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Title: Media accuracy and the effects of framing in distant crises : British television news representation of the war in Bosnia
Author: Kent, Gregory
ISNI:       0000 0004 0098 4134
Awarding Body: University of Sussex
Current Institution: University of Sussex
Date of Award: 2002
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Concern about the representation of distant crises in the 1990s has been the subject of a developing literature, focusing on the relationships of the news system and policy formation. The war in Bosnia was probably the most intensely and extensively reported of the decade, said to have affected the public conscience like no other. However, the precise effects of coverage are much disputed and there has been no detailed, systematic analysis of media representation so far against which this possible influence can be assessed. This study presents the results of a systematic examination of British TV news representation of the war. It aims to answer the question:h ow did the British TV news system describe and frame the war in Bosnia? The study tests the hypothesis that British media obfuscated key questions in the war. It is proposed that this may have made effective intervention in support of Bosnia and its people less likely. The main focus of this inquiry is to assess the accuracy of the TV representation of war and genocide in Bosnia, against a detailed historical account of those events. Secondary questions focus on what inferences can be made from the representation about the context of its production, and about its consumption. Through layered combination of several content analytic techniques,T V news( and broadsheet newspaper) reports from a key period of the war (April to August 1992) are used to describe the framing of the war with the aim of reaching conclusion about its accuracy.I n the light of this representations one potential political effects are discussed. The study has one main conclusion. That is that there were key inaccuracies in the reporting in the period under consideration, particularly regarding Serbia's aggressive war and genocide against the people and state of Bosnia. It is argued from this primary finding that these inaccuracies may have had significant implications for the effects of media coverage on policy.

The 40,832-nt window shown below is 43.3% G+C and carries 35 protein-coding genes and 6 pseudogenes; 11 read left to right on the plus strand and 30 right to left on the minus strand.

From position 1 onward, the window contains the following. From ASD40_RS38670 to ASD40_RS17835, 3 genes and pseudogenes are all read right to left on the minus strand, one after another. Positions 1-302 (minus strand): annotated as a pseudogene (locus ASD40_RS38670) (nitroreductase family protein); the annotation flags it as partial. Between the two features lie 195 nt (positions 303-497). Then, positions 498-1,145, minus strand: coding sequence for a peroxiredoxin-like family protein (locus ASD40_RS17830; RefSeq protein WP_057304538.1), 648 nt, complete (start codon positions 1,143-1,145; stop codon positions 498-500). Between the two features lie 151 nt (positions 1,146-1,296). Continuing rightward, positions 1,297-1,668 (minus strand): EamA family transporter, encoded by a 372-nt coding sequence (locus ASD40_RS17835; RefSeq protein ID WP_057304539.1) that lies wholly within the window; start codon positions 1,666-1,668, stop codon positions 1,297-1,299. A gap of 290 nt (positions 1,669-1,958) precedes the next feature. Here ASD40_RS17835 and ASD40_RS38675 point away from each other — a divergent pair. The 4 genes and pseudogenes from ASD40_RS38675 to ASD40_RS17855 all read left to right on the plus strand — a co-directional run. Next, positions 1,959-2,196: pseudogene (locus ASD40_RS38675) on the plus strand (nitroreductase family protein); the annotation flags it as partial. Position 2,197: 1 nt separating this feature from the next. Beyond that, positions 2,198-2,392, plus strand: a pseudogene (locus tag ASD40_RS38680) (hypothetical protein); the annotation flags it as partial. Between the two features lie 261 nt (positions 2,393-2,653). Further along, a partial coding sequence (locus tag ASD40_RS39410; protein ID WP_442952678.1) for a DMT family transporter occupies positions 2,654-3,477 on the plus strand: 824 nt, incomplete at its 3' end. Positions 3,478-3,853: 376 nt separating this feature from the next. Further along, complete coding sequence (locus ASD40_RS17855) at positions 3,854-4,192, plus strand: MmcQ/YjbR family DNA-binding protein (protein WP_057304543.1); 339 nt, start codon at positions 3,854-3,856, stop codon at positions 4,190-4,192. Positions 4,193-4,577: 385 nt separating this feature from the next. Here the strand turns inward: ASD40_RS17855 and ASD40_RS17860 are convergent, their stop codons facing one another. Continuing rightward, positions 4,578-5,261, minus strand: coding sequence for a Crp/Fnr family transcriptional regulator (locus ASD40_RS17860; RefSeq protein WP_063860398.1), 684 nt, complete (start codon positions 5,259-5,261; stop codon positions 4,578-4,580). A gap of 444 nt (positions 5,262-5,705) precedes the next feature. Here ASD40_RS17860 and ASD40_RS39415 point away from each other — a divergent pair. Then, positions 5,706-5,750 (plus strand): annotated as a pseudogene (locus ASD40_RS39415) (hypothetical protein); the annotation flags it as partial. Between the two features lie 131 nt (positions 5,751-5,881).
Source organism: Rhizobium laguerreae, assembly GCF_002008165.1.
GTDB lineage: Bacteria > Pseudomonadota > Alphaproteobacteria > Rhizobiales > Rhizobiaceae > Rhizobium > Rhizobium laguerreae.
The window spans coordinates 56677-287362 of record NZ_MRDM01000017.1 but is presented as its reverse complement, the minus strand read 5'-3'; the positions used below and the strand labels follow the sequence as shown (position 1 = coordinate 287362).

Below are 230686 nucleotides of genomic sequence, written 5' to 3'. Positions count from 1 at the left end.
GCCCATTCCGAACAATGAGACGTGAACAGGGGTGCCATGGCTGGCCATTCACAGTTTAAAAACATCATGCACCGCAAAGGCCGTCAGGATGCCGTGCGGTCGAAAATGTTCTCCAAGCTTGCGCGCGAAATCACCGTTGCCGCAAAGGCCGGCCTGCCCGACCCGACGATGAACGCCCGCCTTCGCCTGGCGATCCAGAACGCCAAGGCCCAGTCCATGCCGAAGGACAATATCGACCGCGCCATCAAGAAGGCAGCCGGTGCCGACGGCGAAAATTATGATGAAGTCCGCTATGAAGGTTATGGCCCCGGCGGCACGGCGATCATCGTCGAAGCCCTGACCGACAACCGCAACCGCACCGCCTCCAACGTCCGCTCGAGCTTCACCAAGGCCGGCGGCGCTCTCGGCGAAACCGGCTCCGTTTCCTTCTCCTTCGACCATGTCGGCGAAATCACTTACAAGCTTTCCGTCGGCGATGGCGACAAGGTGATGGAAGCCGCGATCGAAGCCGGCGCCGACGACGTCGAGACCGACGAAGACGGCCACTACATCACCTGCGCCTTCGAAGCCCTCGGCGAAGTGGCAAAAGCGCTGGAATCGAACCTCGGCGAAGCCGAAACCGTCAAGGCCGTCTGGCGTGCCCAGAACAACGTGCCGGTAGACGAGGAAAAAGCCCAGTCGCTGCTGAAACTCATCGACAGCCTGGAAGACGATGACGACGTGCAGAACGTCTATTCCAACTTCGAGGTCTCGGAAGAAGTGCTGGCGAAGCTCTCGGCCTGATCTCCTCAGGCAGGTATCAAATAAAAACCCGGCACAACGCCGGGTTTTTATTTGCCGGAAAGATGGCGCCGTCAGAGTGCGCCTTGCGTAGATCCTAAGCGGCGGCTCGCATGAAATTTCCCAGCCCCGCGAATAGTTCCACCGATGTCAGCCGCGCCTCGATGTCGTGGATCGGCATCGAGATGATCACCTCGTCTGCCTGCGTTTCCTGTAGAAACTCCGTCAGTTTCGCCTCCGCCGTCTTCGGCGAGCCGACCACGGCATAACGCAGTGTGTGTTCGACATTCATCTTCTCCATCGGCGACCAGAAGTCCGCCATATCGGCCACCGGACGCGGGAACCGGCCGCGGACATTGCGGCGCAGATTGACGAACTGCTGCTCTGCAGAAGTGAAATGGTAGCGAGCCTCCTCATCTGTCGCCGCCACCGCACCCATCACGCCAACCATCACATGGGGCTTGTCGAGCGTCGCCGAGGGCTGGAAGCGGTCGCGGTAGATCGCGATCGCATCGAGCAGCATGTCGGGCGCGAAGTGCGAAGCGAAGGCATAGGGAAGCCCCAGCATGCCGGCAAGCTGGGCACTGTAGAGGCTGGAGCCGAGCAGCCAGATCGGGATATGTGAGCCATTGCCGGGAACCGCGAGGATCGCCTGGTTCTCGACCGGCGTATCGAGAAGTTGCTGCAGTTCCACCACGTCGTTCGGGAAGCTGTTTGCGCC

Supervisor: Not available Sponsor: Not available
Qualification Name: Thesis (Ph.D.) Qualification Level: Doctoral
EThOS ID:  DOI: Not available